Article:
Use of Funds – Rather than trying to maximize the value derived from their item, many Rubes hope to generate enough cash for a specific purpose. In one instance, a Pawn Star seller wanted enough money to go on a trip, while another wanted to buy a gift for their grandchildren. Your intended use of the proceeds should remain separate from the market value of the item being negotiated.
Close the Bid / Ask – In many negotiations, there remains a spread between what the seller wants and what the buyer is willing to pay. One way to bridge this gap is to identify non-financial variables that can supplement the value of the overall deal.
For instance, a startup might request premium service at no charge or smaller, more frequent deliveries to allow them to reduce their inventory levels. In the case of a Pawn Star negotiation, the sellers should first identify one or two items in the store that they want, before the negotiation commences. Once it is clear a gap exists between the “bid and the ask”, they can request that the Pawn Star negotiator “throw in” one or more of the previously identified items, to augment the purchase price. This might be advantageous for the Pawn Star, as the list prices of his products already include a hefty margin and thus the real cost of including one or more additional items is less than their perceived value.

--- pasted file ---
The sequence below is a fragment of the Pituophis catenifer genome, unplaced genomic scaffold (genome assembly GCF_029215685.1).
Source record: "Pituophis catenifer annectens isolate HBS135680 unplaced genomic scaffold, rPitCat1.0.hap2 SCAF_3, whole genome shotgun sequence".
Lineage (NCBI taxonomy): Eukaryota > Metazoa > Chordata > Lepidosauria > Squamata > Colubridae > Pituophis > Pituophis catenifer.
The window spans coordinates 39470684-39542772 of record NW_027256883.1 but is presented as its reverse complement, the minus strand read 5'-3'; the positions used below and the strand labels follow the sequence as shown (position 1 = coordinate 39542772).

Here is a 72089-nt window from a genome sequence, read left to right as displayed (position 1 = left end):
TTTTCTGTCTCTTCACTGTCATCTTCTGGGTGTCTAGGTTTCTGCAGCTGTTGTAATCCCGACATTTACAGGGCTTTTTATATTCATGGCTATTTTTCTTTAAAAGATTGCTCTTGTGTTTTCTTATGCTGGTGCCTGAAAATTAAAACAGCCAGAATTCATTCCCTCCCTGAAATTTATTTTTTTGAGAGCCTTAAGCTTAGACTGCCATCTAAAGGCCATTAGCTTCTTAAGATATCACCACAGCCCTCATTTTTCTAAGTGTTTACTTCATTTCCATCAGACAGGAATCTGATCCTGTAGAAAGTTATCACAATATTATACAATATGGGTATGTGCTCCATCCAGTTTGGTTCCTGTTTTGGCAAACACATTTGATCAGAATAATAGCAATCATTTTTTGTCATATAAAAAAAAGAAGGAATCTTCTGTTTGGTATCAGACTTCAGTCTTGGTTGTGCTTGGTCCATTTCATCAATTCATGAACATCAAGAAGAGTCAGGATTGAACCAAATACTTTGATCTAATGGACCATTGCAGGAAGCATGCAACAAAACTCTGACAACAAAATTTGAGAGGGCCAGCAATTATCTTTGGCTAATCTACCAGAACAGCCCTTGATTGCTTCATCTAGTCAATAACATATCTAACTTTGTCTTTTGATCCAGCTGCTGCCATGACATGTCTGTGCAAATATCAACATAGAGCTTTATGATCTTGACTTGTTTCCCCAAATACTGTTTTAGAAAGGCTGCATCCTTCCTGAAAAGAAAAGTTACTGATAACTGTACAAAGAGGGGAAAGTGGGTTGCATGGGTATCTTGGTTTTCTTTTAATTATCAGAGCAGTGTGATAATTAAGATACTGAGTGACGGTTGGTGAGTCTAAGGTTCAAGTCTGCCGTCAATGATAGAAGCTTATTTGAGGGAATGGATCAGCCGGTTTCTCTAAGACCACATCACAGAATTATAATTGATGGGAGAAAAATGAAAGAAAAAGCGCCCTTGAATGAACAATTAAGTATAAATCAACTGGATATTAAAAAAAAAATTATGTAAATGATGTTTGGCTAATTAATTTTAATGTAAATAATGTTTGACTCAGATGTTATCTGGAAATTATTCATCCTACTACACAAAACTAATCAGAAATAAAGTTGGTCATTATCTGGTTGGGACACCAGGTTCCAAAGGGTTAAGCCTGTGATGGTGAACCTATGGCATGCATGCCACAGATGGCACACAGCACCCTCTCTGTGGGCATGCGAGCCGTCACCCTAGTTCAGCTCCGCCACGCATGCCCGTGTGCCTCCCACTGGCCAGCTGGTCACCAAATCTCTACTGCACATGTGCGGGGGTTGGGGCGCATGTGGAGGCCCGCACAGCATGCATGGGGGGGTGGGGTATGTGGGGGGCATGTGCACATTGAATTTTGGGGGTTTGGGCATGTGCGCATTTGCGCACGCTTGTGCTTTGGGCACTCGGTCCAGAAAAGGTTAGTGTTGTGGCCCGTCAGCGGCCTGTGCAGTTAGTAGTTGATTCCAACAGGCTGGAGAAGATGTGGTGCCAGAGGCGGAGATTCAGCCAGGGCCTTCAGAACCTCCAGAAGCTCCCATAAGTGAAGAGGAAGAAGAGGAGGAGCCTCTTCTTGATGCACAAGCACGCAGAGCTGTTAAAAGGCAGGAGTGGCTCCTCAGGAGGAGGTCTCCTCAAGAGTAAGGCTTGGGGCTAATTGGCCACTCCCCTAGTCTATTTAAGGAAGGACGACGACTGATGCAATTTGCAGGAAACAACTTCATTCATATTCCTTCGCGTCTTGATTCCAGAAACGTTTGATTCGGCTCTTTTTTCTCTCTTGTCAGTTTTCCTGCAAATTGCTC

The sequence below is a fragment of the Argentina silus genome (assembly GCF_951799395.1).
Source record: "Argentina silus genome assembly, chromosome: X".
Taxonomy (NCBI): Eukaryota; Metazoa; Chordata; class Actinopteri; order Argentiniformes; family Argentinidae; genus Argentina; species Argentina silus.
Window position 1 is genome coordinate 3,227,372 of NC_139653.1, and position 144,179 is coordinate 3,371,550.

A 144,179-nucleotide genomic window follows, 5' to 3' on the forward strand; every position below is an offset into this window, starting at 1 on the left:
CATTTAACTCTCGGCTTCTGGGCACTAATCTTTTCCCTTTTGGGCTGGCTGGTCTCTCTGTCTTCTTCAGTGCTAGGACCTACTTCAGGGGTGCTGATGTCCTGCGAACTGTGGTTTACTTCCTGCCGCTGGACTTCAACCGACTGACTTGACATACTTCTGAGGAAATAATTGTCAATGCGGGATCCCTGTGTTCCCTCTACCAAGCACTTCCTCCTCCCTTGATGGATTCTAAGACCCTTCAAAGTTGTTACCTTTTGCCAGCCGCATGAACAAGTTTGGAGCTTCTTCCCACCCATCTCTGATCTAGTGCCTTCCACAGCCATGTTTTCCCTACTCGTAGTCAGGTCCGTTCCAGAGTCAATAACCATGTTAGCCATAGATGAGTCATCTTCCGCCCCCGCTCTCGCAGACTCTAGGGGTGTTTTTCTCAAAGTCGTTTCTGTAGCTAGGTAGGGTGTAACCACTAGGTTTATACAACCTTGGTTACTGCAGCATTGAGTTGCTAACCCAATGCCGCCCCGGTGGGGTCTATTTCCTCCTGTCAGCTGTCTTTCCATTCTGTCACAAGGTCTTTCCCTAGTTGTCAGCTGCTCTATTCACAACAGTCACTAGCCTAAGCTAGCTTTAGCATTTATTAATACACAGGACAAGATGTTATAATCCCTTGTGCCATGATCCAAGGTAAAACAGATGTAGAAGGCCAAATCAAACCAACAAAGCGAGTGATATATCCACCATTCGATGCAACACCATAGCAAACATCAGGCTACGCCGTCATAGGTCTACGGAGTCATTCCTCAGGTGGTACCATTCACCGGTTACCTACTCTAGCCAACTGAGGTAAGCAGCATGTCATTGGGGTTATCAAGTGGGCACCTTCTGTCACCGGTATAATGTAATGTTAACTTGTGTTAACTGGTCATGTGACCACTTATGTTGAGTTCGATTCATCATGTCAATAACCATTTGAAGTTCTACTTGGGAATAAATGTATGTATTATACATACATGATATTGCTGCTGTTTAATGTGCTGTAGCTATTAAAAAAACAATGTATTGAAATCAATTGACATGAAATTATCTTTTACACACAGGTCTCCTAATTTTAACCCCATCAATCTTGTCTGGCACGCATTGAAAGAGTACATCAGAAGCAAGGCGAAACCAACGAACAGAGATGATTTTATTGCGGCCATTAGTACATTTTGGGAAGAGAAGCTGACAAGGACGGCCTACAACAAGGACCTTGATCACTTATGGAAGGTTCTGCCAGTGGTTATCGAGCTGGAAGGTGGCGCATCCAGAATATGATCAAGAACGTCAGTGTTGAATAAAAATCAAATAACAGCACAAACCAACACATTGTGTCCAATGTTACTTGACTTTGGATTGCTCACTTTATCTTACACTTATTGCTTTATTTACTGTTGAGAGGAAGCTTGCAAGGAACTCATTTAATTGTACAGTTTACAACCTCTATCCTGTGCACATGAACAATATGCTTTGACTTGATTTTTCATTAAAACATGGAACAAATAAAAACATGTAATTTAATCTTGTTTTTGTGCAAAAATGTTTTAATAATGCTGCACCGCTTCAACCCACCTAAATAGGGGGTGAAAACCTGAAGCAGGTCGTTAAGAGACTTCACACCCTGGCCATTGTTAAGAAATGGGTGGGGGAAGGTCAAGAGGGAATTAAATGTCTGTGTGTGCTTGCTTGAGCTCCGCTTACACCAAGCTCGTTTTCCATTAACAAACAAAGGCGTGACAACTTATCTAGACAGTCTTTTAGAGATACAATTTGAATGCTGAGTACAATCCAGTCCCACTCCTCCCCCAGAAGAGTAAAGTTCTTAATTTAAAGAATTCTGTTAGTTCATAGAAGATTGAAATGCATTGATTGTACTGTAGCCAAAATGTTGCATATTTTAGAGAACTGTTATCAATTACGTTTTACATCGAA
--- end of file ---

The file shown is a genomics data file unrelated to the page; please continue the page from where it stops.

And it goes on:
Consignment – One-sided negotiations can sometimes be neutralized by utilizing unconventional approaches. In the case of pawn store sale, the seller might realize more money, albeit over an extended time period, if they partner with the pawn store and sell their item on consignment. In this way, the store would not purchase the item from the seller. Rather, they would place it for sale in their store and once it is purchased, they would retain a portion of the proceeds and remit the balance to the original owner.
I encourage you to watch a couple of episodes of Pawn Stars, preferably with your children, and identify the sellers’ mistakes and how they could have obtained a higher price for their treasures. By avoiding some of the more obvious negotiating missteps, you may never become a Pawn Star, but you may become your startup’s negotiating star.